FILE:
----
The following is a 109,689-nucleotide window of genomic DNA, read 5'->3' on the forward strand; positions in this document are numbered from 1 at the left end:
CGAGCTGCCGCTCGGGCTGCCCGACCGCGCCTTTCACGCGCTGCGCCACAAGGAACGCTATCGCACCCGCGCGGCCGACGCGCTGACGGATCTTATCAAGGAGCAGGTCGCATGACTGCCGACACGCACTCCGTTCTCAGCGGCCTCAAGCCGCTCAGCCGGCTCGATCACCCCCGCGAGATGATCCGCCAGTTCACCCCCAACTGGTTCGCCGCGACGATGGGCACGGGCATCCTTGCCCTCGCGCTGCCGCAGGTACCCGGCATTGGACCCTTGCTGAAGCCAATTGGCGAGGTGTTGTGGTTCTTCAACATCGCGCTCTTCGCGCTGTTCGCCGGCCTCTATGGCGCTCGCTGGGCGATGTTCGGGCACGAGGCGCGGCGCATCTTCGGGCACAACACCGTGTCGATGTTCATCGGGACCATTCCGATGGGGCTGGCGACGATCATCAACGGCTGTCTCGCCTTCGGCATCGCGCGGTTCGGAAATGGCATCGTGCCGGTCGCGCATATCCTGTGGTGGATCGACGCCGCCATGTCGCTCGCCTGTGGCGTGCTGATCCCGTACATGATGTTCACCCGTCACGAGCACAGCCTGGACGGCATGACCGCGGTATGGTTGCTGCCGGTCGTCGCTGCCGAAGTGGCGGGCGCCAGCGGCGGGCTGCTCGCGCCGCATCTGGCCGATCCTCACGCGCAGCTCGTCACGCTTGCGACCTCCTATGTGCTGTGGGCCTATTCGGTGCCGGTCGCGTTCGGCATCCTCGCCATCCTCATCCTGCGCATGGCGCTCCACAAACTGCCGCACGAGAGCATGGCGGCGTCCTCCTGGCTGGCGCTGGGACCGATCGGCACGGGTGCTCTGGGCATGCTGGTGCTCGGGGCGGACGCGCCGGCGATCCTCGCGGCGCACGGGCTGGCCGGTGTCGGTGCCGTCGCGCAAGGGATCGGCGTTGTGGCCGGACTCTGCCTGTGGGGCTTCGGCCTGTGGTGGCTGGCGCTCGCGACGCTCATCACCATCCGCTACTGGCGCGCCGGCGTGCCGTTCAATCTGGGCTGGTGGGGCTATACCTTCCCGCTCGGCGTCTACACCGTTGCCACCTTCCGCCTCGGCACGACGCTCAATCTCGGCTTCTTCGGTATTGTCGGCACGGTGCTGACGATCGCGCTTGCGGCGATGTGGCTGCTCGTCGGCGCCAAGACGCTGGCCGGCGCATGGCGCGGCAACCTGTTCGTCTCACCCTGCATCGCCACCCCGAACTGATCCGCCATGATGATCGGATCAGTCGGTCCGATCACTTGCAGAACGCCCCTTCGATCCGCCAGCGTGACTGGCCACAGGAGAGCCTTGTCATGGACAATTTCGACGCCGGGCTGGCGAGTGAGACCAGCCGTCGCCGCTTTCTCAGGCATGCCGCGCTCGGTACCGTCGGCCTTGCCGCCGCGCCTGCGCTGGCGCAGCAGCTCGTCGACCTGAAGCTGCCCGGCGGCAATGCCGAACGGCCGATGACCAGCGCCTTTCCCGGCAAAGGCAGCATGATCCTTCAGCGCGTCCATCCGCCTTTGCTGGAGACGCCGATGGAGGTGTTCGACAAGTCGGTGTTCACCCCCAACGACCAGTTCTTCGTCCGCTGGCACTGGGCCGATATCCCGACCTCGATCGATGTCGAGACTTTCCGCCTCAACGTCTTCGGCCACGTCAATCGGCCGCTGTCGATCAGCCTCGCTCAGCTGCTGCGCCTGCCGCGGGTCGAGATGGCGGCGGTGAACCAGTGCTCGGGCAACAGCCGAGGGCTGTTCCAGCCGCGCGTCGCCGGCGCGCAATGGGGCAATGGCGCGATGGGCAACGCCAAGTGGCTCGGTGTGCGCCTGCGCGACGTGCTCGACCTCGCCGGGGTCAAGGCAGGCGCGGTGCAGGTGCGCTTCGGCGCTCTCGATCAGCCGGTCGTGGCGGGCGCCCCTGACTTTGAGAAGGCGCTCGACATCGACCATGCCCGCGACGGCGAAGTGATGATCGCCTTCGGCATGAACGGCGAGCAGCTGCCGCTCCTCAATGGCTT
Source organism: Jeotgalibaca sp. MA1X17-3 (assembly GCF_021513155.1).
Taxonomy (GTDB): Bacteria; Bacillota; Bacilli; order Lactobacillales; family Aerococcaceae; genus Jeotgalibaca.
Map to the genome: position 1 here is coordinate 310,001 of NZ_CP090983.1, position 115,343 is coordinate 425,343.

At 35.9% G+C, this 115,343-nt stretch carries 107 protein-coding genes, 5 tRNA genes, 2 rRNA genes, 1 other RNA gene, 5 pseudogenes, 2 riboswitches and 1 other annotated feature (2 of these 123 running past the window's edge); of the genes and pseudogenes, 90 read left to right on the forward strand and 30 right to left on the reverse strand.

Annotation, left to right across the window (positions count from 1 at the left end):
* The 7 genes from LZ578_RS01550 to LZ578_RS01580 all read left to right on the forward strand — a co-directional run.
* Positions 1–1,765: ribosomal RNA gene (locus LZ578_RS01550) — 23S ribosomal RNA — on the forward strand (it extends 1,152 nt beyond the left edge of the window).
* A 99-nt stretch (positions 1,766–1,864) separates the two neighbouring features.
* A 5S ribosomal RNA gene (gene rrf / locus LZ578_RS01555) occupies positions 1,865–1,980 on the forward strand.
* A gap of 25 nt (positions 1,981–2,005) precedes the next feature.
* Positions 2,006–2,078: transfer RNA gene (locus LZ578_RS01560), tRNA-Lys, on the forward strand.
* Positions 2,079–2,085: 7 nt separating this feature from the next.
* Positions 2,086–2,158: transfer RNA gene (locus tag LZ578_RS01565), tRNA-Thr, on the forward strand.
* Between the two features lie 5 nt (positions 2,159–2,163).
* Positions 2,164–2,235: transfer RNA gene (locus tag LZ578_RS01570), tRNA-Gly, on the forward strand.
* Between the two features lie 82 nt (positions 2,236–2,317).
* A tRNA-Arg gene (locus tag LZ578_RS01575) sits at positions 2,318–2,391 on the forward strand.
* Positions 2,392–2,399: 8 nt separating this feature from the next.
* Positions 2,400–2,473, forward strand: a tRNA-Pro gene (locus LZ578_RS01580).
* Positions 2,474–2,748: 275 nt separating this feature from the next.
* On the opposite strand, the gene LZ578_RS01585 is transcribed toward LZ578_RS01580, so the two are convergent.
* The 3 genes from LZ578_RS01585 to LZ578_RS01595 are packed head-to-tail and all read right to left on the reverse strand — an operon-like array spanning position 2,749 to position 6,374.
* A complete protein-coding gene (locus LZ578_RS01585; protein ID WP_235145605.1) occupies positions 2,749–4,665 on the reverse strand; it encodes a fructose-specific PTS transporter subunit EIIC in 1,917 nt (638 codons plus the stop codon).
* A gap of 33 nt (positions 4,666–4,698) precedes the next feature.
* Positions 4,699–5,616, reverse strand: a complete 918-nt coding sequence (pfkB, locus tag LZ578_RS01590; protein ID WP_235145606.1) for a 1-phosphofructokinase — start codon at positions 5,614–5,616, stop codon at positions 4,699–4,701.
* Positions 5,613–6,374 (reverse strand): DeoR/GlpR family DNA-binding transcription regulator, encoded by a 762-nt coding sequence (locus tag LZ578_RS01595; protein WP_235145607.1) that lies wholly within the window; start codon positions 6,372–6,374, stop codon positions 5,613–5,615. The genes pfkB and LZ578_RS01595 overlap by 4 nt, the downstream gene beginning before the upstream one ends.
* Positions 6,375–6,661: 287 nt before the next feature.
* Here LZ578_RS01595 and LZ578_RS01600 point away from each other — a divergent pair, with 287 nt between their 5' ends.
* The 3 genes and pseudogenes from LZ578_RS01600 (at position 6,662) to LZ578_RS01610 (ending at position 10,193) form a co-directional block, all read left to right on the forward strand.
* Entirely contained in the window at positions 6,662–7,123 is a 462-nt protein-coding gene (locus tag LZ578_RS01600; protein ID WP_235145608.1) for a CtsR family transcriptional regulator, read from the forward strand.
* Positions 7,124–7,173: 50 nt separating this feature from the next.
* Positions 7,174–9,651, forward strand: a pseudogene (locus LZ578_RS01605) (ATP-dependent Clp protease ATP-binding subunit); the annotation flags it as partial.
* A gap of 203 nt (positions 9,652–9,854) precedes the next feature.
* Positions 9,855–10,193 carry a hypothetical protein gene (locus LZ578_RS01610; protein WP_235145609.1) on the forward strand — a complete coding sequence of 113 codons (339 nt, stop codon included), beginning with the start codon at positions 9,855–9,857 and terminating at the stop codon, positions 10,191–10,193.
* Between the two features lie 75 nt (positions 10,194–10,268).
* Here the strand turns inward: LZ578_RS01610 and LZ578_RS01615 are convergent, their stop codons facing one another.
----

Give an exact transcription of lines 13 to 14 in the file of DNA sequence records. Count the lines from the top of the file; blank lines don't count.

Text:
* Positions 2,006–2,078: transfer RNA gene (locus LZ578_RS01560), tRNA-Lys, on the forward strand.
* Positions 2,079–2,085: 7 nt separating this feature from the next.